This means that the IPPNW report raises several new aspects to the discussion around EU-applicant countries: What can and will the EU do, when an applicant is under suspicion of such acts — and how will it act when a country admits to such illegal use, and shows no remorse or willingness to stop the use?

It should be clear that the EU cannot remain silent. It must send a clear signal that the Turkish actions are unacceptable and will have consequences for EU-Turkey relations. Especially in combination with an increasingly authoritarian Turkish regime that persecutes any form of political opponents, most notably the Kurds.

The regime in Ankara has now even arrested Sebnem Korur Fincanci, the head of Turkey's medical association, for calling for an investigation into the claims that the army used chemical weapons against Kurdish militants.

What can be done?

The situation is such that the European Union should immediately take one or more of the following actions:

1. Launch its own investigative mission to verify or debunk the claims — in line with what the IPPNW experts have suggested;

2. Request that the Organisation for the Prohibition of Chemical Weapons (OPCW) send a mission to investigate the claims of chemical weapons use by Turkey, including those outlined in the report;

3. Request the UN to contribute to an investigation and to take measures to prevent further Turkish use of chemical agents in combat operations.

To be clear, requesting a mission from the OPCW is perfectly in line with the treaty on which the organisation is based, the 1992 Convention on the Prohibition of the Development, Production, Stockpiling and Use of Chemical Weapons and on their Destruction. The only reasons not to do so would be purely political.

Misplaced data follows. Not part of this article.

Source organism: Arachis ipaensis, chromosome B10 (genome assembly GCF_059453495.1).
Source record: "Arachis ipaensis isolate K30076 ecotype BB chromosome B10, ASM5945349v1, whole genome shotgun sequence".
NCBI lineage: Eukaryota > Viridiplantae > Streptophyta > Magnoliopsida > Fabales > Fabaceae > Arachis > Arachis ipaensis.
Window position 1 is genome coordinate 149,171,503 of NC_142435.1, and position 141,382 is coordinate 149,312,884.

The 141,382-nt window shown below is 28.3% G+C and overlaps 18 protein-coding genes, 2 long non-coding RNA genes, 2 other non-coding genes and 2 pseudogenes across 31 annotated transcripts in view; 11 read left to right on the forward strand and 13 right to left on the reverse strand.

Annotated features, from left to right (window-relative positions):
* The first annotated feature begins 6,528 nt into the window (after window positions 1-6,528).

In addition to the above, it almost goes without saying that the Turkish representative to the EU should be summoned and an explanation requested.

A formal request has already been sent to the Council, to clarify if there are any circumstances under which the EU finds the illegal use of chemical warfare agents acceptable, and if so, which? We hope they will reply in the negative, and that their words will be followed by actions.

Author bio

Malin Björk is a Swedish Member of the European Parliament (The Left) since 2014. She is a member of the ENVI, LIBE and AFET committees.

Nikolaj Villumsen is Danish Member of the European Parliament (The Left) since 2019, and a former member of the Danish Parliament. He is a member of the EMPL, and substitute in the ENVI and AFCO committees.

Disclaimer

The views expressed in this opinion piece are the author's, not those of EUobserver.

Why the new ECHR Ukraine-Russia ruling matters